Knee replacement surgery is indicated when someone has irreversible damage to his knee. In younger people, this generally happens due to a tear in one of the ligaments. In older people, this might happen due to deterioration, fracture or arthritis.
How does it work?
The knee is made up of three bones as well as many muscles and ligaments. Unlike the shoulder and hip joints, the knee has somewhat restricted movement. This makes it more like the ankle and elbow joints, which are made to move only in certain ways. Because of this, movements that are beyond the joint’s capabilities can put undue stress on the knee. Most knee trouble in younger people are due to sports injuries. Players often push their physical abilities to the max. While a hardy, young body can handle that, sometimes it’s just too much. A sports injury can put a player out in the hospital for surgery, and that can at times result in a knee replacement.
What happens in the younger set?
In most cases, if a young, healthy person complains of knee pain, it’s most likely to come from the knee cap. Sometimes a workup will show no issues at all. In these cases, rest and potentially physical therapy will help him back on the road to recovery.
When there is a problem, it’s often a torn ligament. The anterior cruciate ligament is a main ligament on the inside of the kneecap that can become disturbed via injury. If not treated, it can cause more damage and pain.
Soccer, Football, skiing, baseball and hockey are all good examples of sports where a player might move the wrong way and damage his knee. While this is more likely to happen at the professional level, a player at any level can cause himself damage. In rare occurrences, anyone can slip or make a wrong move, even off the field, and land himself in the hospital.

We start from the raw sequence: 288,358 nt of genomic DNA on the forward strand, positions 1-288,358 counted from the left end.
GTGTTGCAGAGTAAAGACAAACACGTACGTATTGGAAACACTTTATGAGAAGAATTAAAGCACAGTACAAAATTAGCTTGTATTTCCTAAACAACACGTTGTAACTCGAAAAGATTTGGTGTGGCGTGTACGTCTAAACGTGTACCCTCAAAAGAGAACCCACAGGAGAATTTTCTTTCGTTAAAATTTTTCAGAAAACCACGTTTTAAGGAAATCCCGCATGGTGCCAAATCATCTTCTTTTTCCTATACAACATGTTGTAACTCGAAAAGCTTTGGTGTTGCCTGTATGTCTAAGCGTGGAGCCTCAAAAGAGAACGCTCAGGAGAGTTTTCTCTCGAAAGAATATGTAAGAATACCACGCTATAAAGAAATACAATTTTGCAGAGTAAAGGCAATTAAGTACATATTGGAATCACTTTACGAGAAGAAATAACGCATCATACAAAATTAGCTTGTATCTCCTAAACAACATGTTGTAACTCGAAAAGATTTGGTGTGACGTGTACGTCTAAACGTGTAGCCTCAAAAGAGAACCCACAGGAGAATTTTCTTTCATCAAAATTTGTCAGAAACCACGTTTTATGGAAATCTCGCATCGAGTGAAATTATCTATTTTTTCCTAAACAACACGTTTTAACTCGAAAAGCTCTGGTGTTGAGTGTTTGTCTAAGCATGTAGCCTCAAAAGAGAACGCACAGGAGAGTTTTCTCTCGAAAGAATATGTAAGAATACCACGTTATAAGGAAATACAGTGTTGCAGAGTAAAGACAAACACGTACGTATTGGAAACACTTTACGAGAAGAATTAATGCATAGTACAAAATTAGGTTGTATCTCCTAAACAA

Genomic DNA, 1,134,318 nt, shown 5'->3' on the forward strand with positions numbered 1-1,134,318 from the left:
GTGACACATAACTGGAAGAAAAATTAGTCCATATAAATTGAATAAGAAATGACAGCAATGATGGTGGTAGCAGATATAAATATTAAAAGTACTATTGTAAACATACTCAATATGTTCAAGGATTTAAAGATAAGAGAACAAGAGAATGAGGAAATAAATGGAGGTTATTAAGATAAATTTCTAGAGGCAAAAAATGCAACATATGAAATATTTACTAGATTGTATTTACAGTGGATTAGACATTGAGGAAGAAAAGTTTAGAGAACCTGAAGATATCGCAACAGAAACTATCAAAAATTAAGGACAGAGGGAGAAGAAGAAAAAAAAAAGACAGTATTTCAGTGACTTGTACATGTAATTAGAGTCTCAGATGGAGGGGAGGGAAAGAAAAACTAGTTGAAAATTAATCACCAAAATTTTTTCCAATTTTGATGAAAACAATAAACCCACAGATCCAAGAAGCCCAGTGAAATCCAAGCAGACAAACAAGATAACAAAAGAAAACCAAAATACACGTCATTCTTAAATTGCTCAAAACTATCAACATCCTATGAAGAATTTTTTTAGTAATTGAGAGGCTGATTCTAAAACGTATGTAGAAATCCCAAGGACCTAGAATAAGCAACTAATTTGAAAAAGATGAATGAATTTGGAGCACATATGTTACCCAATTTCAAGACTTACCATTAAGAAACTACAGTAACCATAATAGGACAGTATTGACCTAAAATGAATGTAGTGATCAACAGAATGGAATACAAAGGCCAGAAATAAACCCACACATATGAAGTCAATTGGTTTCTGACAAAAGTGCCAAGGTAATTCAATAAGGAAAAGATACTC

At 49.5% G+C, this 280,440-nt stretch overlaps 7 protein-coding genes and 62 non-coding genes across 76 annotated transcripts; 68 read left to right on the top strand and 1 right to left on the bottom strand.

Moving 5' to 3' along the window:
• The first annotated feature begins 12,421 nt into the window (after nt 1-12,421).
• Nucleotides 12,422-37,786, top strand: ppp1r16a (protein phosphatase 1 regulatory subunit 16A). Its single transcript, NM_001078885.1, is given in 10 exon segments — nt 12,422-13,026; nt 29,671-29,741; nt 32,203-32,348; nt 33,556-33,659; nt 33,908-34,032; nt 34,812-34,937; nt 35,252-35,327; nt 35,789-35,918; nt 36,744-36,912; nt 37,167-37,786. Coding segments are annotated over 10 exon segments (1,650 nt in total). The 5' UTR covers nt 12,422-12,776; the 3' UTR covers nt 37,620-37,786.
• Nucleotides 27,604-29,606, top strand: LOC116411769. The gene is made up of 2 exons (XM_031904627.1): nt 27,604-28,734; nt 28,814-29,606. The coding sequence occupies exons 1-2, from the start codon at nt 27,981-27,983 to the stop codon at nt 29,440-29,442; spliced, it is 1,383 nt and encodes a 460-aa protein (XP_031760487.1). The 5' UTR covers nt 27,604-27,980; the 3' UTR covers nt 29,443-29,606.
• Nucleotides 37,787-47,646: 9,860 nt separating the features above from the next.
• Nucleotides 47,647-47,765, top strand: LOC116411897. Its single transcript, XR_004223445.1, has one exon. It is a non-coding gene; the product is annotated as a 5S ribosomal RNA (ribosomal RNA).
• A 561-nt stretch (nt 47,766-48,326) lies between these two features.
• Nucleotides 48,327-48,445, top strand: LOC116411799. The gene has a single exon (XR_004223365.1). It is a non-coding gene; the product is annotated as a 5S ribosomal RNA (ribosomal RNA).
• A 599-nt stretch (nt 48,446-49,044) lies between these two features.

What happens in the older set?
Older people are more prone to knee injuries and knee replacements for several reasons. One is that they simply have used their knees more, and all human parts deteriorate over time. Another main cause is arthritis. To keep the knee in shape, there are many treatment options before a patient gets to the surgery level. An important remedy is weight loss, as weight puts undue pressure on the knee that it can’t support for a long time. If a person ages without losing weight, he puts his knees at risk. Therapy and medications can often put a knee back in function, and if necessary, a brace can support the knee and give it a longer life.
If a person experiences knee pain, steroids can help with inflammation. Doctors will often prescribe lubricants that “grease” the joint, reducing the friction and clearing up the pain.
When knee replacement surgery is called for
When the pain gets too strong or function decreases, and alternative methods are helping, you may be in for a knee replacement. There are two options for the surgery.
The first option is a partial knee replacement, where usually either the inside or the outside portion of the knee is replaced. This is usually prescribed for someone younger, who may have only partial arthritic knee damage. There’s a higher likelihood of success for a partial replacement to fix the problem.
The second option is a total knee replacement. This is called for when there’s too much damage, and a partial replacement won’t solve the problem. The knee is replaced with matching pieces that are constructed from metal and strong plastic.
After knee replacement surgery, the patient must rest up and decrease physical activity until healed. He may go through a therapy regimen to regain functionality.
At the Alameda Center, we offer a range of rehab options for patients who have had knee replacement surgery. We provide premium short term rehab, as a bridge for patients to move from hospital to home, as well as longer term care options for patients to fully heal. Our doctors and therapists work with the patient to create a holistic treatment plan, and our supportive staff is there every step of the way.